When we went down to the barn to feed this morning, Brett found the pasture gate wide open and Flash grazing on the slope. The donkeys, thankfully, were in their stalls where it was dry. When they get out, it is a pain in the neck convincing them that they need to go back to the pasture. Leading donkeys? Not an easy task. Even the miniature ones. They are opinionated little beasties. Winston and Jackson were in the barn watching, with envy, while Flash grazed outside. Brett must not have fully latched the gate yesterday evening when he got home from a group trail ride.
That's the extent of the excitement here on a windy rainy day.
Yesterday, I spent some time in the greenhouse sitting in my red chair. I was trying to write a poem. I follow a poetry professor that I greatly admire and love the challenges, or prompts, she gives us. Sometimes the prompts involve a poetry form (sonnet, haiku) or a subject or a method of building the poem. The most recent one was to take Carl Sandburg's poem Chicago and write our own poem, using his form, about a place we know well. I wrote about our community -- most of the other followers wrote about big cities: Philidelphia, Las Vegas, New York. But I've never lived in a big city although I did work in LA for a few years. I can't say I know one intimately enough to write about it. She encouraged me to go for it anyway. And, voila! - here it is. (I don't normally share my poetry on this blog, but it is about Aspen Meadows and its a rainy day so I thought I'd make an exception).
Copy-Change A City: Rancho Capistrano
Ancient Indian settlement, rural, remote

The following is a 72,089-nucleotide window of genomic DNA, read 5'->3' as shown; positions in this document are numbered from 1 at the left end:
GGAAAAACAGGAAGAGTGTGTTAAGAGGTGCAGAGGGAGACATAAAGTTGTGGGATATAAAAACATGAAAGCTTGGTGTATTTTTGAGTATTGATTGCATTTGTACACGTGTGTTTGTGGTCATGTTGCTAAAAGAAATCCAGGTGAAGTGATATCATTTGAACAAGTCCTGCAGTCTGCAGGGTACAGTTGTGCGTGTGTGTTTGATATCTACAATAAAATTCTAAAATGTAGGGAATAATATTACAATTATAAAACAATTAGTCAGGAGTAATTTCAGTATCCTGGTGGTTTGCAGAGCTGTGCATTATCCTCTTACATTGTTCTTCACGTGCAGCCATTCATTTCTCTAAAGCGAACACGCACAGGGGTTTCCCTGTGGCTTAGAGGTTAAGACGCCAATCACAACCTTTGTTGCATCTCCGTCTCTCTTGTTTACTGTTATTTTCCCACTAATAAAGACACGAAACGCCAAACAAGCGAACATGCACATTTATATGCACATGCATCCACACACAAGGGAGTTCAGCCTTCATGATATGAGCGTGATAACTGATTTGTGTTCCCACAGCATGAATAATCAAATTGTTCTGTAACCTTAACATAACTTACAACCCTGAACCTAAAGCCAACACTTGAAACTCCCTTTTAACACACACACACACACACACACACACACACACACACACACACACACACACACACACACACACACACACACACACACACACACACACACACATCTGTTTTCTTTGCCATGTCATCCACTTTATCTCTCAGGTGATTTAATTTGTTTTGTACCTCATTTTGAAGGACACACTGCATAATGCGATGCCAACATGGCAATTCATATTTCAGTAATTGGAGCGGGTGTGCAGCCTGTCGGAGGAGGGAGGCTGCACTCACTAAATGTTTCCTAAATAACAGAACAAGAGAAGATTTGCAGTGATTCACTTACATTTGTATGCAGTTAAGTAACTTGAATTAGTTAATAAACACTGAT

Home to ranchers, gardeners and retirees.
Rabbits, squirrels, raccoons.
Community of Workers
They tell me you are wild and I believe them, for I
have seen your bobcats and coyotes walking the roads;
your rattlesnakes golden brown gliding in the grass.
And they tell me you are strong and I say: Yes, with
the strength of ancient oaks rooted deep in the dry earth
and mesquite bent by the wind.
And they tell me you are eccentric and my reply is: I have seen
the residents fight like cats against conformity. I have seen
teepees and a Statue of Liberty.
And having lived on a dirt road, recently paved, I say
keep your suburbs and neatly manicured lawns.
Come and show me another place with desert heat, coastal fog and mountain frost
that scrapes out beauty and fights against boundaries.
Joining forces to clear the brush and fight the
wildfires; here are people braced together
against the Santa Anas blowing fierce in the fall.
Scrappy as the sage clinging to the hills, thirsty
as the dry arroyos waiting for rain.
Building, clearing, mending.
Under the sapphire sky, dirt in his jeans, working with
Under the blazing sun working as a rancher
Working even as wild oat grass reclaims
the empty lots,
Sweating and working that under his shirt is the heart,
and under his hat the determination of the people,
Working the cottonwood studded land, carving a home
for ranchers, gardeners and retirees
in the rural, remote ancient Indian settlement.